Andrei Pungovschi | AFP | Getty Images

NATO's Secretary-General Jens Stoltenberg said Monday there was "no sign" that President Putin is preparing for peace, warning instead that a new major offensive has already begun.

"We see no sign whatsoever that [Russian] President [Vladimir] Putin is preparing for peace," Stoltenberg told reporters.

"What we see is President Putin and Russia still wanting to control Ukraine," he said. "We see how they are sending more troops, more weapons, more capabilities."

Stoltenberg also noted that NATO ministers are expected to discuss Ukraine's request for fighter jets when they meet Tuesday.

"There is now a discussion going on also on the question of aircrafts and I expect that also to be addressed tomorrow at the meeting in Brussels," he said.

He stressed that NATO countries supplying fighter jets to Ukraine would not make NATO part of the conflict.

— Karen Gilchrist

Russia can take Kyiv, Kharkiv and Odesa, says Chechnya's Kadyrov

Head of the Chechen Republic Ramzan Kadyrov attends a military parade on Victory Day, which marks the 77th anniversary of the victory over Nazi Germany in World War Two, in the Chechen capital Grozny, Russia May 9, 2022. 
Chingis Kondarov | Reuters

The leader of the Russian region of Chechnya said that Russia would achieve its goals in Ukraine by the end of the year.

In an interview aired on state television Monday, Ramzan Kadyrov said Russia had the forces to take the capital Kyiv and that it needed to capture Ukraine's second city Kharkiv and its main port, Odesa.

"I believe that, by the end of the year, we will 100% complete the task set for us today," Kadyrov said.

Kadyrov, whose forces have played a key role in the war and who has forged an informal alliance with the Wagner militia group, also said it would be wrong to negotiate with President Volodymyr Zelenskyy.

"If we sit down at the negotiating table with Zelenskyy, yes, I think that's wrong."

— Karen Gilchrist

U.S. tells citizens to leave Russia 'immediately'

A man wearing military uniform with a Z letter, a tactical insignia of Russian troops in Ukraine, makes a selfie photo at Red Square in front of St. Basil's Cathedral in central Moscow on February 13, 2023.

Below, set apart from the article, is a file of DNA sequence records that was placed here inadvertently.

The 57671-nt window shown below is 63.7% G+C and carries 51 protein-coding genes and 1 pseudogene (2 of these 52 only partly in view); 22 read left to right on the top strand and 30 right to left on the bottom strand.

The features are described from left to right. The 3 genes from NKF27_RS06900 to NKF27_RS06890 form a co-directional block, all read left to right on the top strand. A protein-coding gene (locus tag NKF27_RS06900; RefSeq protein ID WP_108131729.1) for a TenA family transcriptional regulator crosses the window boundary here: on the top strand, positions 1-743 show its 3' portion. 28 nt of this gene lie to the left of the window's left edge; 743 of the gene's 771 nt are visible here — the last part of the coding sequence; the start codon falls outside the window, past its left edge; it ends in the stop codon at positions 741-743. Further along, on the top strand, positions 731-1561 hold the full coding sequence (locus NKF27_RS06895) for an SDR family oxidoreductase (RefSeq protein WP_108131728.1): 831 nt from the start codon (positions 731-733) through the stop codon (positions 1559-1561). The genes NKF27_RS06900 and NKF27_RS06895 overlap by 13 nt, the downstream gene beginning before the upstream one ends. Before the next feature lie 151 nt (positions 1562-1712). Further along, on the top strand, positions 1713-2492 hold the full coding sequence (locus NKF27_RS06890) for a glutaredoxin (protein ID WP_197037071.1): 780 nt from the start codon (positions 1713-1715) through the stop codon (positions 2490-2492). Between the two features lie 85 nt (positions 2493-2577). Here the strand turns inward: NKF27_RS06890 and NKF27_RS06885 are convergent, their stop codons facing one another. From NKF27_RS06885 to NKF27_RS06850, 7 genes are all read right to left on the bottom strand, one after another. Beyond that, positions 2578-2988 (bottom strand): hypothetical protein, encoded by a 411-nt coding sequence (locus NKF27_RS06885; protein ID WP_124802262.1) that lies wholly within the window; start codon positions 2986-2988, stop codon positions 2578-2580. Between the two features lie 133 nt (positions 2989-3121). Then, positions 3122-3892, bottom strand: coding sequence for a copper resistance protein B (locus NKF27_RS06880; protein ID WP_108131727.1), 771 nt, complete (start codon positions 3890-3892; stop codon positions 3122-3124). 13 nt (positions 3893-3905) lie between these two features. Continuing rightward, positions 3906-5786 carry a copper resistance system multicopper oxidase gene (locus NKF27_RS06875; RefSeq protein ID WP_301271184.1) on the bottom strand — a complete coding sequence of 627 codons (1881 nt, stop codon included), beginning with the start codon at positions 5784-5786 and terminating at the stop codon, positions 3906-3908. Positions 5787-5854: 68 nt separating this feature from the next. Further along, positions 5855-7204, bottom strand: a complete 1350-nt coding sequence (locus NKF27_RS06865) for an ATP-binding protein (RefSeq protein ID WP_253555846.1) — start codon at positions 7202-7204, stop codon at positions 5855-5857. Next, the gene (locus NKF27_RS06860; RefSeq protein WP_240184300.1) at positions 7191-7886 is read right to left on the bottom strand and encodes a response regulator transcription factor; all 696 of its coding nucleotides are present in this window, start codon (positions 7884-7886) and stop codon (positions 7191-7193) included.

Alexander Nemenov | Afp | Getty Images

The United States has told its citizens to leave Russia "immediately" to avoid risking arbitrary arrest or harassment by Russian law enforcement.

"U.S. citizens residing or travelling in Russia should depart immediately," the U.S. embassy in Moscow said. "Exercise increased caution due to the risk of wrongful detentions."

The Kremlin said it was not the first time U.S. citizens had been asked to leave Russia. The last such public warning was in September after President Vladimir Putin ordered a partial mobilization.

The U.S. embassy also urged its citizens against traveling to Russia, noting that security services there have arrested U.S. citizens on "spurious charges" and convicted them in "secret trials or without presenting credible evidence."

"Russian authorities arbitrarily enforce local laws against U.S. citizen religious workers and have opened questionable criminal investigations against U.S. citizens engaged in religious activity."

— Karen Gilchrist

Russia to sell 80% of oil to 'friendly' countries in 2023

Alexander Novak, Deputy Prime Minister of the Russian Federation attends a session on "Global Oil and Gas Market: Then and Now" in the framework of St. Petersburg International Economic Forum 2022 (SPIEF 2022).
Maksim Konstantinov | Lightrocket | Getty Images

Russia is planning to sell over 80% of its oil exports to what it calls "friendly" countries in 2023, Deputy Prime Minister Alexander Novak said on Monday.

Referring to countries that have not sanctioned Moscow, Novak said that such markets, which include China and India, would also receive 75% of Russia's refined oil products while it continues to look for new markets.

It comes as Russian gas exports fell 25.1% to 184.4 billion cubic meters (bcm) in 2022 — well short of the 673.8 bcm of gas it produced.

Refinitiv data showed Monday that Russia's seabourne oil product exports fell around 10% from Feb 1-12 compared to the same period in January due in part to the EU's new embargo and price cap, which took effect from Feb 5.